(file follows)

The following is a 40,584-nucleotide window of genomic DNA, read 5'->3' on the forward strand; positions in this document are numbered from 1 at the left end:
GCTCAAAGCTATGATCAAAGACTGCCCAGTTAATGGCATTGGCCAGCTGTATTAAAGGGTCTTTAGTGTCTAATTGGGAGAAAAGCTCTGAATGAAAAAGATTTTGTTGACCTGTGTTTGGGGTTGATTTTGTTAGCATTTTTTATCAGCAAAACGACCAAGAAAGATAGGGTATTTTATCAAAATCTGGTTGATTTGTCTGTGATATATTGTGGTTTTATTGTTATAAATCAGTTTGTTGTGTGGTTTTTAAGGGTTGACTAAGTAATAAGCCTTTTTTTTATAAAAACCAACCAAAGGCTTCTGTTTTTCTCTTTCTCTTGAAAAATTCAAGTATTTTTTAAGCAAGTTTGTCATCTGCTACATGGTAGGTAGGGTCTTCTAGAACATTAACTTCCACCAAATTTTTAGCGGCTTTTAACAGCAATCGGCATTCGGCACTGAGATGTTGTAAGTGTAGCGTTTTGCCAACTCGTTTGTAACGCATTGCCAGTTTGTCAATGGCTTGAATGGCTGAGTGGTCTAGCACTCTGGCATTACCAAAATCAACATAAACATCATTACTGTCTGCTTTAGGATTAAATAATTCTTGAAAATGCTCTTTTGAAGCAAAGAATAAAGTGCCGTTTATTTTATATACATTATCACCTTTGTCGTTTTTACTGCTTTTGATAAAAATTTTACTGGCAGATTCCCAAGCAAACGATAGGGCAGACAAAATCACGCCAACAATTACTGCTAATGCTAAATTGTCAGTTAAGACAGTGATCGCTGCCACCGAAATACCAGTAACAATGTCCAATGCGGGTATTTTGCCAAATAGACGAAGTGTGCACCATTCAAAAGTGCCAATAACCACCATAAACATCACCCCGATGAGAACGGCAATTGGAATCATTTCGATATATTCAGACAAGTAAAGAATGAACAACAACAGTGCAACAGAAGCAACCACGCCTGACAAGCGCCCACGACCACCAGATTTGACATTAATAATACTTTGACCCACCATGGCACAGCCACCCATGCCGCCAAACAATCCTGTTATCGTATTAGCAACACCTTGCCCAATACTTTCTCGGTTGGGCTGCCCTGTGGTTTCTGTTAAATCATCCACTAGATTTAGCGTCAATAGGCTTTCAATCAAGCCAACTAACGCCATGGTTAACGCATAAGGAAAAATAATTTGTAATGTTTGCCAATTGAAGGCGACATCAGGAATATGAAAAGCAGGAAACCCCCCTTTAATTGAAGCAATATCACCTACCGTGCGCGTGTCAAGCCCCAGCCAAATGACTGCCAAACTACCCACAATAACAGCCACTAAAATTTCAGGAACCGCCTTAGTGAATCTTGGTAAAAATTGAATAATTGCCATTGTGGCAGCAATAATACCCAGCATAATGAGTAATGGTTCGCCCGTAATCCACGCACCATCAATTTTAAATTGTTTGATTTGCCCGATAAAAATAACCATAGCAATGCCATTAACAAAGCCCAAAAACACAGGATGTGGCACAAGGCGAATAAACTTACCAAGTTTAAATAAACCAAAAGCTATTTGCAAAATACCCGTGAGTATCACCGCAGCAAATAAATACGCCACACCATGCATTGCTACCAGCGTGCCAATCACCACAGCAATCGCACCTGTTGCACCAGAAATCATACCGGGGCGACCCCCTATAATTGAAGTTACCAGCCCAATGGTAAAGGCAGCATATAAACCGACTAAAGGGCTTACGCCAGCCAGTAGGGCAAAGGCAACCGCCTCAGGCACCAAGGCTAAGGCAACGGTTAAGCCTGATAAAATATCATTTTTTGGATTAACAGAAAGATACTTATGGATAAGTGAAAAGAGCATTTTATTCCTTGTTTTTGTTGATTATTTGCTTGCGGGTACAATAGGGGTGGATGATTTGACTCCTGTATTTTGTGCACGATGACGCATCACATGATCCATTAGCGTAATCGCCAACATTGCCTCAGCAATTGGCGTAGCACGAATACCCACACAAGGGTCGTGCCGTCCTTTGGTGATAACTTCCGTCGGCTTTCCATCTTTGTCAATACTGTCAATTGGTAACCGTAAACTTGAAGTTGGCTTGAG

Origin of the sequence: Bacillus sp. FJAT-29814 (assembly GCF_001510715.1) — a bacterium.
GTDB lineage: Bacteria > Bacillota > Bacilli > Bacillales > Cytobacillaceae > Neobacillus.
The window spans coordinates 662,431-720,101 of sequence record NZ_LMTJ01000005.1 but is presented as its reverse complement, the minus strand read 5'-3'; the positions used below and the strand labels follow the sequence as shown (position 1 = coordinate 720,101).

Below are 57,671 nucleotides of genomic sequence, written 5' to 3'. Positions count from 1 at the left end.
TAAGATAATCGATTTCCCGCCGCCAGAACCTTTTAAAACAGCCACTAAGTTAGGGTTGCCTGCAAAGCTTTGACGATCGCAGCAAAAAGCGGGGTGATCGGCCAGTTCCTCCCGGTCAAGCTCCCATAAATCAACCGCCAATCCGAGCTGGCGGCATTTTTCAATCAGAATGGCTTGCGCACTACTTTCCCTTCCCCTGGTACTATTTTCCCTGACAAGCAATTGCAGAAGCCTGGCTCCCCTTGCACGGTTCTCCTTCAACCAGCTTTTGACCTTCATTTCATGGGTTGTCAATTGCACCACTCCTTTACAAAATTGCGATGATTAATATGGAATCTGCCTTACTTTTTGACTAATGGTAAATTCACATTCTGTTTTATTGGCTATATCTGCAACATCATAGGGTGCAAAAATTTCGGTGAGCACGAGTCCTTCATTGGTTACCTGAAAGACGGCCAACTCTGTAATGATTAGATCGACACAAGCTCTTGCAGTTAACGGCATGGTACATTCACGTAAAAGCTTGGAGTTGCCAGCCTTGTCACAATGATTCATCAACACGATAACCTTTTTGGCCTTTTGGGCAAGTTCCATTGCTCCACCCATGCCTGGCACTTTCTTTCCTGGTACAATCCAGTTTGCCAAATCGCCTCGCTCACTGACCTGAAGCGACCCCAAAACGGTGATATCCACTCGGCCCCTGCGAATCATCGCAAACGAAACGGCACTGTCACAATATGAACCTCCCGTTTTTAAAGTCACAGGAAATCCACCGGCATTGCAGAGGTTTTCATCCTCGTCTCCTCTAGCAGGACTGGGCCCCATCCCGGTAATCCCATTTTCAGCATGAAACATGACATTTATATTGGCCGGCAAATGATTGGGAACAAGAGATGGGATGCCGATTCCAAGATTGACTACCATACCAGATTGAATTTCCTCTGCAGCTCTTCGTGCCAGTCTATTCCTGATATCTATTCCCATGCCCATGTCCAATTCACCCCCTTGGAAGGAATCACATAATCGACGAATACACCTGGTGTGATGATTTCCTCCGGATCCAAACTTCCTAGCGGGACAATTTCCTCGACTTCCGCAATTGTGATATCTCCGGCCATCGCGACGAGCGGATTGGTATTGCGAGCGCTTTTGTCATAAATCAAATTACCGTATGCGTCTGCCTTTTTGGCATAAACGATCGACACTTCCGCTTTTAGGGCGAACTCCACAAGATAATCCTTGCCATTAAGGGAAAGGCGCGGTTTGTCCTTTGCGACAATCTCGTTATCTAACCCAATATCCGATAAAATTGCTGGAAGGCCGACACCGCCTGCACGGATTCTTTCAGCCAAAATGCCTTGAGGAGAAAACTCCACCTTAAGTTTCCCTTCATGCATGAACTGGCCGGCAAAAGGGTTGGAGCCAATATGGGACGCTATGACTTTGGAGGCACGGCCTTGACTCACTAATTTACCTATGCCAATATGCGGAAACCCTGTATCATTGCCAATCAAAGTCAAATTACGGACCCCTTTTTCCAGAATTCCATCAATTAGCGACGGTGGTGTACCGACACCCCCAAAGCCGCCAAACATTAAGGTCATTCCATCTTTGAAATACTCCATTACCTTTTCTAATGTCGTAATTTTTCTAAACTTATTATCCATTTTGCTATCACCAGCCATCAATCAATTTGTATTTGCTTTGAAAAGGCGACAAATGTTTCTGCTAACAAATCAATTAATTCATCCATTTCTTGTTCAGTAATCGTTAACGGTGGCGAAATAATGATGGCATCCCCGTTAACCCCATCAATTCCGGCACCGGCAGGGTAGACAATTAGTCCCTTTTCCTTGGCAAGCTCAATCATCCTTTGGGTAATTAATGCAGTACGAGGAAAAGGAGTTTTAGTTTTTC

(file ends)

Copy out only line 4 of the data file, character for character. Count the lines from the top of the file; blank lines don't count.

GTDB lineage: Bacteria > Bacillota > Bacilli > Bacillales > Cytobacillaceae > Neobacillus.